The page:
Sourcing of capital losses.
On behalf of Tax Executives Institute, I am pleased to submit the following comments on the regulations to be issued under section 865(j) of the Internal Revenue Code, relating to the sourcing of losses from the disposition of stock. TEI commends the IRS for including this project on their priorities list for 1996.
The United States imposes tax on a taxpayer's worldwide income and the U.S.-source rules play an important role in the computation of a taxpayer's foreign tax credit limitation. The limitation is applied to carry out the underlying purpose of the credit - to eliminate what otherwise would be anti-competitive double taxation of foreign income without unduly reducing a taxpayer's tax on its U.S. income. For the foreign tax credit mechanism to function properly, each item of income must have a source either within or outside the United States. Staff of the Joint Committee on Taxation, General Explanation of the Tax Reform Act of 1986, at 916 (1987) (hereinafter cited as the "General Explanation").
Enacted as part of the Tax Reform Act of 1986, section 865 of the Code provides a general sourcing rule for sales of personal property. The statute states that income from such sales by a U.S. resident shall be sourced in the United States, whereas income from sales by a nonresident are sourced outside the United States. Section 865(j)(1) authorizes the Secretary "to prescribe such regulations as may be necessary or appropriate to carry out the purpose of this section," including regulations relating to the treatment of losses from sales of personal property.
A. The Legislative History of Section 865 Supports Symmetrical Sourcing of Gains and Losses. Logically, losses on the sale of stock of a foreign subsidiary should be allocated and apportioned to the same class of income that would have resulted if a gain had been recognized on the sale of the stock. The Joint Committee report supports symmetrical treatment of gains and losses:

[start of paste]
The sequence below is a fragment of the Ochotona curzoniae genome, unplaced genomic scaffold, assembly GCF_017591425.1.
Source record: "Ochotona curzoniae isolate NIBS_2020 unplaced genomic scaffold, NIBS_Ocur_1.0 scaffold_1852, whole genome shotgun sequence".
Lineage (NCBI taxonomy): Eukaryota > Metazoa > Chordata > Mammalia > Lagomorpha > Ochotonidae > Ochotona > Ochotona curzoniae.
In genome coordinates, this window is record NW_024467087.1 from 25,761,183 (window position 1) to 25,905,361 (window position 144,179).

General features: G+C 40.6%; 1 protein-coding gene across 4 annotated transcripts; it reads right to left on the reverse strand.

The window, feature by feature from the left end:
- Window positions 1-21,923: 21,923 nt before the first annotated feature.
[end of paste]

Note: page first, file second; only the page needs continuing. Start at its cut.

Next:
It is anticipated that regulations will provide that losses from sales of personal property generally will be allocated consistently with the source of income that gains would generate but that variations of this principle may be necessary.
General Explanation 923. There should be no question that this congressional intent should be respected and that any "variations" should be narrowly circumscribed and adequately justified.(1)
B. The Legislative History of the Sourcing Rules Also Supports Symmetrical Sourcing of Gains and Losses. The symmetrical approach is also consistent with the policy underlying the 1986 Act's changes to the sourcing rules -- that foreign source taxable income should be commensurate with the amount that foreign jurisdictions are likely to tax consistent with international norms. In this regard, the House Report on the 1986 Act provides:
Source rules for sales of personal property should reflect the location of the economic activity generating the income at issue or the place of utilization of the assets generating that income. In addition, source rules should operate clearly without the necessity for burdensome factual determinations, limit erosion of the U.S. tax base, and, in connection with the foreign tax credit limitation, generally not treat as foreign income any income that foreign countries do not or should not tax.
H.R. Rep. No. 99-426, 99th Cong. 1st Sess. 360 (1985) (emphasis added).
This principle prescribes that losses on stock should not be allocated and apportioned to a class of income when foreign tax on that income is not reduced by the loss. If amounts that are generally not subject to foreign tax are excluded from the appropriate foreign source limitation "basket," then the amount of income in that basket should not be reduced by a specific allocation of losses.